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Selene Computer Science Grads Earn Research Award

Tue May 13 2008

Two recent computer science graduates who worked on the Selene videogame research funded by NASA at the Center for Educational Technologies® placed in a regional undergraduate research conference.

Storm Conaway of Wheeling, WV, and Michael Phillips of Fairmont, WV, who earlier this month both earned bachelor's degrees at Wheeling Jesuit University, took home third place for their presentation April 19 at the C-CUE Student Technology Forum at Seton Hill University in Greensburg, PA. C-CUE is a regional association of colleges and universities committed to developing and expanding the appropriate use of computing and other information technologies in undergraduate education.

Advising the students were their instructors, Dr. Bev Carter and Dr. Ben Hitt, and Dr. Debbie Denise Reese, senior educational researcher and manager of the Selene project at the Center for Educational Technologies.

The Selene videogame was created by the NASA-sponsored Classroom of the Future in 2007 as part of an investigation into how students can best learn NASA science through videogames.

Conaway and Phillips developed an online assessment tool to measure learning accomplished by players of the online game. The assessment is part of an informatics system that assesses learning and reports progress to stakeholders—researchers, learners, educators, policymakers, and administrators.

Selene was designed to help learners discover, through gameplay, how the Moon was formed and evolved. One component of the assessment features images of the Moon and ask players to place them in order according to time periods of the Moon's evolution. This set of tasks measures learners' understanding of the concept of stratigraphy. Additional questions ask learners to apply aspects of Selene gameplay toward the solution of problems involving the concepts of accretion, kinetic energy, differentiation, volcanism, and impact cratering. Open-ended questions ask learners how the Moon was formed and how it evolved.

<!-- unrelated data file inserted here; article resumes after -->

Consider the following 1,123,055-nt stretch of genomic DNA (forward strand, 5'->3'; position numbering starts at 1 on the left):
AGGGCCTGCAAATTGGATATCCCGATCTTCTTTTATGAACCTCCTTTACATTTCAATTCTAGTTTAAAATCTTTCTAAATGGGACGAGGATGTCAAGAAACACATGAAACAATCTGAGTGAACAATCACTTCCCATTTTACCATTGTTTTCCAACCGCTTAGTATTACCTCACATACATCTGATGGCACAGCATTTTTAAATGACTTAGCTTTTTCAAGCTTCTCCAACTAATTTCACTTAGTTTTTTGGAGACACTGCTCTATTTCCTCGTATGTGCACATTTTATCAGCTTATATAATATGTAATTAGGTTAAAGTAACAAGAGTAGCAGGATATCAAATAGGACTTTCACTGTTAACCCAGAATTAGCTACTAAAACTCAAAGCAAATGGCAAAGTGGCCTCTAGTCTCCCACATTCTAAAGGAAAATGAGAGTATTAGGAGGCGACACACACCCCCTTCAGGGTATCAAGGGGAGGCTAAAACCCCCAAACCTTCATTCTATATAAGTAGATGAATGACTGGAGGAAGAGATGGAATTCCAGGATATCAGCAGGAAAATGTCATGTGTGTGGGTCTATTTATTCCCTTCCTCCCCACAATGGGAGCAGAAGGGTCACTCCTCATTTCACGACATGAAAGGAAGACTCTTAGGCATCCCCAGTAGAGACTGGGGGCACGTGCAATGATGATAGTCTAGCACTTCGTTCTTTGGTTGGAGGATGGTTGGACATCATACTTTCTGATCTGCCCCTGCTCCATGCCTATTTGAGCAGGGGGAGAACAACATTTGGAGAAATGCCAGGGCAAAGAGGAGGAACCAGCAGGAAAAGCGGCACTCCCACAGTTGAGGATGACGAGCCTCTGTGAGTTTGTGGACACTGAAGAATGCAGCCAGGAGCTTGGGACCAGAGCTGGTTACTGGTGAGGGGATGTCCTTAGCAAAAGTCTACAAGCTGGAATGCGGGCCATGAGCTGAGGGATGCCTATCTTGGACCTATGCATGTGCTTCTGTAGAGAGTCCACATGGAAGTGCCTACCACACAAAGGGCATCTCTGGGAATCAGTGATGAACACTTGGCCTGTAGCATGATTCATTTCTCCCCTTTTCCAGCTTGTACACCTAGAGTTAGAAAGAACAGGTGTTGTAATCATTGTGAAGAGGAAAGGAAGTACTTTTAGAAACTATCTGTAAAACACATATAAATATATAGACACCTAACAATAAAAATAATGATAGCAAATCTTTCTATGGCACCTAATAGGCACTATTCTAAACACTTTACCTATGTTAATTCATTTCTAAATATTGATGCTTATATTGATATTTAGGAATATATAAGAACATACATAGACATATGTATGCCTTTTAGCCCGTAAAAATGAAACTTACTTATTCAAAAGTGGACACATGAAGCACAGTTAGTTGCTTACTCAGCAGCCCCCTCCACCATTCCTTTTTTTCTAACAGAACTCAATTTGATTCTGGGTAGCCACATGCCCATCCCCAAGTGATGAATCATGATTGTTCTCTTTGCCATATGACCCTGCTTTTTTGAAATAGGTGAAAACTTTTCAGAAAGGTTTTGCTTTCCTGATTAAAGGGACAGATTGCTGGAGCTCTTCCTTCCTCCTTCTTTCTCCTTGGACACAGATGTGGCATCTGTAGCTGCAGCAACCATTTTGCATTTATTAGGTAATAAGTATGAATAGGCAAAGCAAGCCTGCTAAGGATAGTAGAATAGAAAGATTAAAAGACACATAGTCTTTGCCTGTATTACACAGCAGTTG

Selene is a great opportunity for students ages 13-18 to learn about lunar geology while helping NASA researchers study some key videogame design principles. Students are especially needed this summer to test the assessments that Conaway and Phillips designed. However, the opportunity is available only to students who have been recruited by adults.

Being a recruiter will not take a lot of time and generally will involve getting parental consent for game players, then sending the students information on accessing the game. To serve as an adult recruiter and help NASA with this important study, e-mail and be sure to provide your contact information, including a phone number where you can be reached. You can also call Lisa McFarland at 304-243-2479.